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This article was published 24/8/2012 (1673 days ago), so information in it may no longer be current.
Norm has dug himself a deep hole, and he fears he'll soon be buried by bills and interest payments.
"I don't know what I do with my money," says the manufacturing worker in his late 20s. "I guess I just suck at managing it."
Norm earns about $40,000 a year, taking home about $2,300 a month, but he owes more than $20,000. And all of his debts bear interest rates exceeding 18 per cent, including a car loan for more than $13,000. He says he asked his bank for a consolidation loan that would charge a lower interest rate, but he was turned down earlier this year.
Still, he has been chipping away at his debts over the last year, making a little more than the minimum payments. Yet missteps from the past continue to haunt him.
Collection agencies are hounding him for a loan from a U.S. bank from four years ago, an unpaid utility bill and a speeding ticket an ex-girlfriend got while driving his car.
"All in all, I've been through a couple of bad relationships where I've invested a lot of money and just came out of them with nothing at all, except debt."
Now living with his parents, Norm says he wants to get out of debt as quickly as possible and save for the future.
The problem is, he's not sure how.
"I want to learn how to budget and become debt-free, but where do I even start?"
Debra Jonasson-Young is a money coach, a for-fee profession that helps people develop better personal-finance habits.
She says things aren't as bad as they may seem for Norm because he's got a good income and his cost of living is low.
"With Norm living at home, it's a great time for him to deal with his outstanding debts and develop some solid money-management disciplines," she says. "Once his fixed and discretionary monthly expenses are taken into consideration, including his car payment, he appears to have enough money to manage his outstanding debts within a reasonable period of time."
His monthly fixed expenses are rent, his cellphone and car expenses, including his car-loan payment. They total $957.
His other costs, such as clothing, cigarettes ($240), groceries and entertainment, are about $800 a month.
He should also start saving -- which he can do, even though he's got substantial debt payments.
"It's important that Norm sets up a savings account in order to get used to saving, as well as set up an emergency fund for such items as car repairs," she says. "Norm can afford to save $100 every month, and this money should go into a separate account."
Even after paying all these expenses, he still has about $450 a month for debt payments.
"Norm currently is $6,871 in debt, not including his car loan for $13,225," Jonasson-Young says. "Although one quick solution would be for him to sell his car to pay his debts, the value that he would get for it would not fully solve his problem, and he still requires transportation to get to work."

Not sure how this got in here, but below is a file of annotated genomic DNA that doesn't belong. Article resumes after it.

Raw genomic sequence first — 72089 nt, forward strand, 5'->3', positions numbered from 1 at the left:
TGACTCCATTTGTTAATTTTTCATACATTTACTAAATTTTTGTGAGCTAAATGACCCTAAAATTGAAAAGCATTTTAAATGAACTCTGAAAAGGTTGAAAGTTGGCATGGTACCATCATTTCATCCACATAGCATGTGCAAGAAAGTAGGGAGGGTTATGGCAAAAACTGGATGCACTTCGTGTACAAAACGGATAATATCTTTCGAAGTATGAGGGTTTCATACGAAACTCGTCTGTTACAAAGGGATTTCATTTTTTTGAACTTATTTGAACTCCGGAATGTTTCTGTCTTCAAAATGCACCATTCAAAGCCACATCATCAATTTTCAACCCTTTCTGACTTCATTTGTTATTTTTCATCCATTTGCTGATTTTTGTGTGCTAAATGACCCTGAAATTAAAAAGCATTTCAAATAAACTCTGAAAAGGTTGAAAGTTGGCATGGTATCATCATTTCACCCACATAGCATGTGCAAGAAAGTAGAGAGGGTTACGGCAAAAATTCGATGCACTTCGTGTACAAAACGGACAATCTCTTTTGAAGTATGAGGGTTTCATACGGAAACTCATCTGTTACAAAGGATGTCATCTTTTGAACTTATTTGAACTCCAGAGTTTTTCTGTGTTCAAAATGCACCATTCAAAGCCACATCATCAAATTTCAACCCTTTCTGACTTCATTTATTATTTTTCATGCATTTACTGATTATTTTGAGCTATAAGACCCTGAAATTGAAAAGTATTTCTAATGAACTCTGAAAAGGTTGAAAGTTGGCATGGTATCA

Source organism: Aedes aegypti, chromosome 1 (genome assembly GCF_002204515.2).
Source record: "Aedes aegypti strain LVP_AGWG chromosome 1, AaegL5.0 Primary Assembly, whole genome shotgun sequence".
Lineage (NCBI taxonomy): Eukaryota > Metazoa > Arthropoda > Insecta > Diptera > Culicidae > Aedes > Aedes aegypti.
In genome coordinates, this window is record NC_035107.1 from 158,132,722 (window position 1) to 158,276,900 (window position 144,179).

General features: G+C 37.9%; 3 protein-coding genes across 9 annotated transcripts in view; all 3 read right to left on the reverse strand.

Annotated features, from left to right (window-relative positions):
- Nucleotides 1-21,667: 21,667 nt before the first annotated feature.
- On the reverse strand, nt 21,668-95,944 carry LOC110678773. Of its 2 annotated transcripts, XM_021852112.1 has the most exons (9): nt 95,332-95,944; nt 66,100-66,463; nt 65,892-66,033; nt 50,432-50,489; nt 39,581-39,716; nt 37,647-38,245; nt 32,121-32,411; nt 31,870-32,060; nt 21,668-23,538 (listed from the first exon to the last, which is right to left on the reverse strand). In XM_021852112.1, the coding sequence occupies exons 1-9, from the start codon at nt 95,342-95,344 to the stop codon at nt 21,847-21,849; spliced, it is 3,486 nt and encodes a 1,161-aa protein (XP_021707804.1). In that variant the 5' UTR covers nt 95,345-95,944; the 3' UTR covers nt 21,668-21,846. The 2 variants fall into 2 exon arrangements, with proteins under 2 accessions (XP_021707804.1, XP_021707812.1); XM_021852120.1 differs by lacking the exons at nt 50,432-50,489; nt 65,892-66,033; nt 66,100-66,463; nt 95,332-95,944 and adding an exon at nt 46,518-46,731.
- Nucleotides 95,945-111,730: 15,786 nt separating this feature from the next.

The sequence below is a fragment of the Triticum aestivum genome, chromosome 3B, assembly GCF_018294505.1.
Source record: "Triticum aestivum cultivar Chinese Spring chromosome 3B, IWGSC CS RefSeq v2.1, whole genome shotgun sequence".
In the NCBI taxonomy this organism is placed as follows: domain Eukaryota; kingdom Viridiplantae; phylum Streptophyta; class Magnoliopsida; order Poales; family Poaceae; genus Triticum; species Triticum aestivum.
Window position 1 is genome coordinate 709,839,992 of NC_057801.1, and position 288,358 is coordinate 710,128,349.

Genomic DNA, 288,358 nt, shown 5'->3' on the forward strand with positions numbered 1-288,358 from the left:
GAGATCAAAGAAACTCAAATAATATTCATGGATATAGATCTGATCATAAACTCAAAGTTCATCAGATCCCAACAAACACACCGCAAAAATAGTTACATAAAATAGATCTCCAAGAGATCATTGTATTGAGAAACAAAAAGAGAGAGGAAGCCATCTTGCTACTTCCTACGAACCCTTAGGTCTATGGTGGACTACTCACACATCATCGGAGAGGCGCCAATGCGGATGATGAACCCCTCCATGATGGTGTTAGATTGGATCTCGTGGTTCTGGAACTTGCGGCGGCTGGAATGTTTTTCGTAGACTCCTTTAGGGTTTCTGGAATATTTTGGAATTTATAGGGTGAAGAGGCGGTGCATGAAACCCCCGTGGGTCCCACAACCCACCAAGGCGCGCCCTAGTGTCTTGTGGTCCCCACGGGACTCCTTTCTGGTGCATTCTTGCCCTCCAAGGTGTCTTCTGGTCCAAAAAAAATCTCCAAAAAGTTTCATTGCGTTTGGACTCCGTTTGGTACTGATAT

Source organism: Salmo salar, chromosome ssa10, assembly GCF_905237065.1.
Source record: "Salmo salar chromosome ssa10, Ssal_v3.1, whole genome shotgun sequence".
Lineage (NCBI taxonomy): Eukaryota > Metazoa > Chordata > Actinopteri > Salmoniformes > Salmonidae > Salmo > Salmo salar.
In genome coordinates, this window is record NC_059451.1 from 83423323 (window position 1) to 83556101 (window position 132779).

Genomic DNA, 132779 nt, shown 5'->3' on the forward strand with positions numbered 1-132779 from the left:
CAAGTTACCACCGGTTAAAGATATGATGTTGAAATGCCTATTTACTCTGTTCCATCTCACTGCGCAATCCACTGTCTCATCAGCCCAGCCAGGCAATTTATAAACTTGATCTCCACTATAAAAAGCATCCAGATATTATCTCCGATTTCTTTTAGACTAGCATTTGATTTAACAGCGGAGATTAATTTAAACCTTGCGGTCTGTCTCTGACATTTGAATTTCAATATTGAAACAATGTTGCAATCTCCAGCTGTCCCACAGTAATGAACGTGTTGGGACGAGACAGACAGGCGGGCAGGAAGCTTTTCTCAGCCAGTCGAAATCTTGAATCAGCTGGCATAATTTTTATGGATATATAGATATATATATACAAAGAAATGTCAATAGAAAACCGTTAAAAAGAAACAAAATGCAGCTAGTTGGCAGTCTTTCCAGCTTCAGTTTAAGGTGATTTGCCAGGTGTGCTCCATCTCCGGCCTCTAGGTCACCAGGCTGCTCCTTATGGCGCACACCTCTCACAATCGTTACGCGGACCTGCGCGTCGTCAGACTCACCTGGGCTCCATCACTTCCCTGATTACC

Norm will have to grind it out each month, paying what he can until his debts are paid in full.
His most pressing debt is a $2,764 bank loan that's been turned over to a collection agency.
"They are willing to settle for a one-time payment of $1,650; however, he would need to come up with the money now, which he is unable to do," she says.
"The positive news is if he is diligent about paying $450 month against his debts, as well as using his tax return next year -- likely about $1,500, as per 2011 -- he will be debt-free within 14 months."
Norm should use the following strategy to tackle his debts: Make the minimum payments on each debt every month and then allocate the extra money on the highest interest-bearing debt. Once that debt is paid in full, he can focus on the next highest and keep at it until all debts are paid off in a little more than a year.
He should also call the creditor holding the loan that is in arrears, saying he would like to set up a monthly payment plan to pay off the outstanding balance of $2,764 in 14 months, which Jonasson-Young factored into his debt-payment schedule.
Now he'd only have the utility bill of $234 and the traffic ticket of $291 left to be paid. And here's one way he can eliminate them both within a few weeks.
Norm spends about $240 a month on cigarettes, and says he'd like to quit by using a smoking-cessation drug. He could take his first month of emergency savings to purchase a prescription, and that would free up $240 each month that could be used to pay those two bills. If he can indeed quit smoking, the ticket and utility bill will be paid off in less than three months.
Afterward, he can save that money each month, increasing his emergency savings cushion, which will help him stay on track financially.
"With debt repayment dealt with, he will then really need to turn his attention toward what he really would like to do when he is finally debt-free," she says.
Does he want to move out into his own place? Would he like new furniture? Would he like to travel?
"Having clear goals helps us make better choices when it comes to our money," she says. Norm should also consider contributing to his work pension. He'd be contributing about $233 a month -- a little less than he spends now on cigarettes. With his employer matching his contributions, he'd be saving more than $6,000 a year and receive a substantial tax refund every spring.
Norm has a lot going for him, Jonasson-Young says. He's young, has a good job and most importantly, he knows he needs to change his behaviour with money. Now all he's got to do is follow through. "If Norm takes on this challenge, not only will he feel the freedom that comes from being debt-free, he will also find he will always have the money for the truly important things in his life."